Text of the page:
Physical Geology of Shallow-Level Magmatic Systems—An Introduction

  • Sergio RocchiEmail author
  • Christoph Breitkreuz
Part of the Advances in Volcanology book series (VOLCAN)


The fate of magma is commonly seen as either eruption from volcanic vents or emplacement at depth into the crust. However, magmas often solidify in the very shallow crust (i.e. less than ca. 3 km deep), as either subhorizontal intrusions such as sills and laccoliths, or as frozen vertical conduits, i.e. dykes. Which of these processes will prevail is controlled by intrinsic parameters like magma density, viscosity, volume and ascent rate. Among external parameters, far field stress, as well as variations of density and strength in the host rock, are significant.


  1. Anderson EM (1936) Dynamics of formation of cone-sheets, ring-dykes, and cauldron subsidence. Proc Royal Soc Edinb 56:128–157CrossRefGoogle Scholar
  2. Annen C, Pichavant M, Bachmann O, Burgisser A (2008) Conditions for the growth of a long-lived shallow crustal magma chamber below Mount Pelée volcano (Martinique, Lesser Antilles Arc). J Geophys Res 113:B07209CrossRefGoogle Scholar
  3. Awdankiewicz M, Breitkreuz C, Ehling B-C (2004) Emplacement textures in Late Palaeozoic andesite sills of the Flechtingen-Roßlau Block, north of Magdeburg (Germany). In: Breitkreuz C, Petford N (eds) Physical geology of high-level magmatic systems. Geological Society, London, Special Publication, 234, pp 51–66CrossRefGoogle Scholar
  4. Baer G, Reches Z (1991) Mechanics of emplacement and tectonic implications of the Ramon dike systems, Israel. J Geophys Res 96:11, 895–811, 910CrossRefGoogle Scholar
  5. Breitkreuz C, Mock A (2004) Are laccolith complexes characteristic of transtensional basin systems?—Examples from Permocarboniferous Central Europe. In: Breitkreuz C, Petford N (eds) Physical geology of high-level magmatic systems. Geological Society, London, Special Publication, 234, pp 13–32Google Scholar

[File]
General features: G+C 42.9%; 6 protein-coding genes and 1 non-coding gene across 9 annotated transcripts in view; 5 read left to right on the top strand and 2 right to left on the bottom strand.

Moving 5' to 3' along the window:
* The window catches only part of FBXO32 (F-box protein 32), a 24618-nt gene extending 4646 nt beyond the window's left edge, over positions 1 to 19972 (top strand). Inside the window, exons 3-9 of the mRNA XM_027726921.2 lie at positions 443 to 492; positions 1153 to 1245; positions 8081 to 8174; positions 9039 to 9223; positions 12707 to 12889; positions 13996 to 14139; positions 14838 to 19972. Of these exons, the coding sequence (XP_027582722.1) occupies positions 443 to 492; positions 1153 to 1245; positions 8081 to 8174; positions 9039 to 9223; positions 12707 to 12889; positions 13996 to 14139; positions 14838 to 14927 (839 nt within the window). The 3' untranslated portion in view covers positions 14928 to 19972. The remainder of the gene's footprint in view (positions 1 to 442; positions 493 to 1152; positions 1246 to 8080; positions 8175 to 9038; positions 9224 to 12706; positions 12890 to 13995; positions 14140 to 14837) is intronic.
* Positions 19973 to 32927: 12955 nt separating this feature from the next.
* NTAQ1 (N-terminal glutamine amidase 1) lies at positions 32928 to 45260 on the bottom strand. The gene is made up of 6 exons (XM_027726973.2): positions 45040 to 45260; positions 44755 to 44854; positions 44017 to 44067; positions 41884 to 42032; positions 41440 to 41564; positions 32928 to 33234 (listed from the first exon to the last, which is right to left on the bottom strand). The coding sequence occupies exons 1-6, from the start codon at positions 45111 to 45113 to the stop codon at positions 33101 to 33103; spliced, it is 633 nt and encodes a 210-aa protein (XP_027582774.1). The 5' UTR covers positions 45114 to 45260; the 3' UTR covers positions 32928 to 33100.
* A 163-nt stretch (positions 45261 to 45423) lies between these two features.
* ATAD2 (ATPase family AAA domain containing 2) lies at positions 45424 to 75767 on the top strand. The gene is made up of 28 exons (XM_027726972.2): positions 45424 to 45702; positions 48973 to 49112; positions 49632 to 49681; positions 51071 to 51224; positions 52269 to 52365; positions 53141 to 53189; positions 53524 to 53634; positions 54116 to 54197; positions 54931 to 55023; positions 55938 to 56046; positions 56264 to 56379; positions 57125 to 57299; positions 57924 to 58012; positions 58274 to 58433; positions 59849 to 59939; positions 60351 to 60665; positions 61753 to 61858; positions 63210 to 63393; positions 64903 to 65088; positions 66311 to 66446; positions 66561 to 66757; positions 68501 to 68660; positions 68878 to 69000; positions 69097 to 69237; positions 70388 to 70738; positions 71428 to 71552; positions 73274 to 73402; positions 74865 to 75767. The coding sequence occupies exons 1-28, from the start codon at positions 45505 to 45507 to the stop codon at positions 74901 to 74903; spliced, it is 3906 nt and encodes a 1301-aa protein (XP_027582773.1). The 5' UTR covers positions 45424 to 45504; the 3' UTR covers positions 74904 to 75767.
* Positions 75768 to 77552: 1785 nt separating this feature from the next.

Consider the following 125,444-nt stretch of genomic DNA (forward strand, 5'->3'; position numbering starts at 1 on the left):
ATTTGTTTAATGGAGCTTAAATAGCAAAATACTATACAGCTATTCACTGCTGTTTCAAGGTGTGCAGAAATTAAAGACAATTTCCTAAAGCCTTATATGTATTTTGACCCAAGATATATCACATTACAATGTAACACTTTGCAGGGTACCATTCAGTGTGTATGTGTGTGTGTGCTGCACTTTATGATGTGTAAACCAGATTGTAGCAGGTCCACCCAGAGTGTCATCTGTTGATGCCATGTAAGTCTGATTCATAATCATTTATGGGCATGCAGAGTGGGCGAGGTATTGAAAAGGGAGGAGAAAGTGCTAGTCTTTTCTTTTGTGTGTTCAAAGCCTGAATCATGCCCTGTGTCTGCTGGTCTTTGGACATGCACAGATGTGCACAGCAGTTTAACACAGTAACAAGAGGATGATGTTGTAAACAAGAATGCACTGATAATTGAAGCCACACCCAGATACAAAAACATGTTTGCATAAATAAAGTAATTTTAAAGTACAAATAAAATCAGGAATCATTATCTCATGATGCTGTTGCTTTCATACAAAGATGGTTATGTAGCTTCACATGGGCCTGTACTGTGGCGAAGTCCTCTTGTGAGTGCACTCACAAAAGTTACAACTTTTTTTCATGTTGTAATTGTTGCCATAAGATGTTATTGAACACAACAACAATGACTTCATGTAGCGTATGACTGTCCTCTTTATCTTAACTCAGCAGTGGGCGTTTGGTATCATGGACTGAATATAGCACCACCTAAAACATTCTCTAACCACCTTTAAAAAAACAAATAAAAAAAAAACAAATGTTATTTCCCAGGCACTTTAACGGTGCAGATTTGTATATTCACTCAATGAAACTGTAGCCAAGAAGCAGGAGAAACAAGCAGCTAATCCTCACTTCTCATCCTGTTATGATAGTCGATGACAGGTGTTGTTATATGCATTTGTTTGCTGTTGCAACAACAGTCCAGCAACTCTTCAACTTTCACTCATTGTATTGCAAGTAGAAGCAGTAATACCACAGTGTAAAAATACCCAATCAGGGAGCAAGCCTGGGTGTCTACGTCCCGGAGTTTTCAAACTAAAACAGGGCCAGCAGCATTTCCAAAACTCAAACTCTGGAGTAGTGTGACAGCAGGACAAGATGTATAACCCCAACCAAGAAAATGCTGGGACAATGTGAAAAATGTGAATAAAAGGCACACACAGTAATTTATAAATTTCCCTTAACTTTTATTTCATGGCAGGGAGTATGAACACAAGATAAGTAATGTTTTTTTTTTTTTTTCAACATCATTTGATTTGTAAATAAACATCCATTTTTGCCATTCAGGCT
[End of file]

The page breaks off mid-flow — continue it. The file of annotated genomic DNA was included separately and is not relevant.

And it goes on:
6. Bunger AP, Cruden AR (2011) Modeling the growth of laccoliths and large mafic sills: role of magma body forces. J Geophys Res 116(B2):B02203CrossRefGoogle Scholar
  7. Cloos H (1927) Die Quellkuppe des Drachenfels am Rhein. Ihre Tektonik und Bildungsweise: Zeitschr. Vulkanologie 11:33–40Google Scholar
  8. Corry CE (1988) Laccoliths—mechanics of emplacement and growth. Geol Soc Am Spec Pap 220:110Google Scholar
  9. Dill HG (2010) The “chessboard” classification scheme of mineral deposits: mineralogy and geology from aluminum to zirconium. Earth Sci Rev 100(1–4):1–420CrossRefGoogle Scholar
  10. Elliot DH, Fleming TH, Kyle PR, Foland KA (1999) Long-distance transport of magmas in the Jurassic Ferrar Large Igneous Province, Antarctica. Earth Planet Sci Lett 167:89–104CrossRefGoogle Scholar
  11. Francis EH (1982) Magma and sediment-I. Emplacement mechanism of late Carboniferous tholeiite sills in northern Britain. J Geol Soc London 139:1–20CrossRefGoogle Scholar
  12. Galland O, Burchardt S, Hallot E, Mourgues R, Bulois C (2014) Dynamics of dikes versus cone sheets in volcanic systems. J Geophys Res Solid Earth 119(8):6178–6192CrossRefGoogle Scholar
  13. Gilbert GK (1877) Report on the geology of Henry Mountains. In: Department of the Interior, U.S. Geographical and Geological Survey of the Rocky Mountain Region. Washington D.C. Government Printing Office, p 160Google Scholar